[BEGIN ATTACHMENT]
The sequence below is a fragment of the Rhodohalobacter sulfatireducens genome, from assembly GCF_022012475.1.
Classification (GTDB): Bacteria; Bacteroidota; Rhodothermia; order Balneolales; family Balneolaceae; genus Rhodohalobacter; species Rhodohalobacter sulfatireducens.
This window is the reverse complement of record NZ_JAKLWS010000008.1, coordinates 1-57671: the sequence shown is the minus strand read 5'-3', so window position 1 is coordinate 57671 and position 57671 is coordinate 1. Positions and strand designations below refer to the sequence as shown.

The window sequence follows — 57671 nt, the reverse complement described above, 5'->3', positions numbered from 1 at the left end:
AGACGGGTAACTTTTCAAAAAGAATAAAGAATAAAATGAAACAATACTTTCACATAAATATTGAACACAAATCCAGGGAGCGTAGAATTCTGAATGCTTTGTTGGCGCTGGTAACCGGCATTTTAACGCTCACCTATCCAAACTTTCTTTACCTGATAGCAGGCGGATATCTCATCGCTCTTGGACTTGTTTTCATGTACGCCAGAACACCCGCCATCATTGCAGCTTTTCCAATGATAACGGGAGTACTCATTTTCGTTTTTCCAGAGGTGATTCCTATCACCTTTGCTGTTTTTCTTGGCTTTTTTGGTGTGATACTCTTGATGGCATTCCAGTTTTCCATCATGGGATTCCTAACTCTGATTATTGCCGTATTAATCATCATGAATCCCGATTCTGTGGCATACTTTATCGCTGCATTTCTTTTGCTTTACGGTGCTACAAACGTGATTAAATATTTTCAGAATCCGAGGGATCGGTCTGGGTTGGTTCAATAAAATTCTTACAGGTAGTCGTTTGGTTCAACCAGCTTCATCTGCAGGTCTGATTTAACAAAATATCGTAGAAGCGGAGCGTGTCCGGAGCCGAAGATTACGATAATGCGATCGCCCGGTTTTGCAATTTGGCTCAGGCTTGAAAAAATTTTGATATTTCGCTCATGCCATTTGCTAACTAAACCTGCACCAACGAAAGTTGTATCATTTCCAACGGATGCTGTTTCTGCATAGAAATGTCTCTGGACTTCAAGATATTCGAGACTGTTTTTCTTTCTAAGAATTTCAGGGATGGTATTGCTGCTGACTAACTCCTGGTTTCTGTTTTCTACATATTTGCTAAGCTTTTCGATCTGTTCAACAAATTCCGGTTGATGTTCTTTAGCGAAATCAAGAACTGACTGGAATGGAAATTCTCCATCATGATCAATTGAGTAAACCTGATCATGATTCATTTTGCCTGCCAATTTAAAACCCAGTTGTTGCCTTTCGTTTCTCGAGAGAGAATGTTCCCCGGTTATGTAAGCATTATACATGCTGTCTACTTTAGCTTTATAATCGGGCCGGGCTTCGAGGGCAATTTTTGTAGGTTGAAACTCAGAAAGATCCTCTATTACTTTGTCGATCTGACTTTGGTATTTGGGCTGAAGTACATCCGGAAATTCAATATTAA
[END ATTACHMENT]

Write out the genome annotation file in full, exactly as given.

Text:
The sequence below is a fragment of the Rhodohalobacter sulfatireducens genome, from assembly GCF_022012475.1.
Classification (GTDB): Bacteria; Bacteroidota; Rhodothermia; order Balneolales; family Balneolaceae; genus Rhodohalobacter; species Rhodohalobacter sulfatireducens.
This window is the reverse complement of record NZ_JAKLWS010000008.1, coordinates 1-57671: the sequence shown is the minus strand read 5'-3', so window position 1 is coordinate 57671 and position 57671 is coordinate 1. Positions and strand designations below refer to the sequence as shown.

The window sequence follows — 57671 nt, the reverse complement described above, 5'->3', positions numbered from 1 at the left end:
AGACGGGTAACTTTTCAAAAAGAATAAAGAATAAAATGAAACAATACTTTCACATAAATATTGAACACAAATCCAGGGAGCGTAGAATTCTGAATGCTTTGTTGGCGCTGGTAACCGGCATTTTAACGCTCACCTATCCAAACTTTCTTTACCTGATAGCAGGCGGATATCTCATCGCTCTTGGACTTGTTTTCATGTACGCCAGAACACCCGCCATCATTGCAGCTTTTCCAATGATAACGGGAGTACTCATTTTCGTTTTTCCAGAGGTGATTCCTATCACCTTTGCTGTTTTTCTTGGCTTTTTTGGTGTGATACTCTTGATGGCATTCCAGTTTTCCATCATGGGATTCCTAACTCTGATTATTGCCGTATTAATCATCATGAATCCCGATTCTGTGGCATACTTTATCGCTGCATTTCTTTTGCTTTACGGTGCTACAAACGTGATTAAATATTTTCAGAATCCGAGGGATCGGTCTGGGTTGGTTCAATAAAATTCTTACAGGTAGTCGTTTGGTTCAACCAGCTTCATCTGCAGGTCTGATTTAACAAAATATCGTAGAAGCGGAGCGTGTCCGGAGCCGAAGATTACGATAATGCGATCGCCCGGTTTTGCAATTTGGCTCAGGCTTGAAAAAATTTTGATATTTCGCTCATGCCATTTGCTAACTAAACCTGCACCAACGAAAGTTGTATCATTTCCAACGGATGCTGTTTCTGCATAGAAATGTCTCTGGACTTCAAGATATTCGAGACTGTTTTTCTTTCTAAGAATTTCAGGGATGGTATTGCTGCTGACTAACTCCTGGTTTCTGTTTTCTACATATTTGCTAAGCTTTTCGATCTGTTCAACAAATTCCGGTTGATGTTCTTTAGCGAAATCAAGAACTGACTGGAATGGAAATTCTCCATCATGATCAATTGAGTAAACCTGATCATGATTCATTTTGCCTGCCAATTTAAAACCCAGTTGTTGCCTTTCGTTTCTCGAGAGAGAATGTTCCCCGGTTATGTAAGCATTATACATGCTGTCTACTTTAGCTTTATAATCGGGCCGGGCTTCGAGGGCAATTTTTGTAGGTTGAAACTCAGAAAGATCCTCTATTACTTTGTCGATCTGACTTTGGTATTTGGGCTGAAGTACATCCGGAAATTCAATATTAA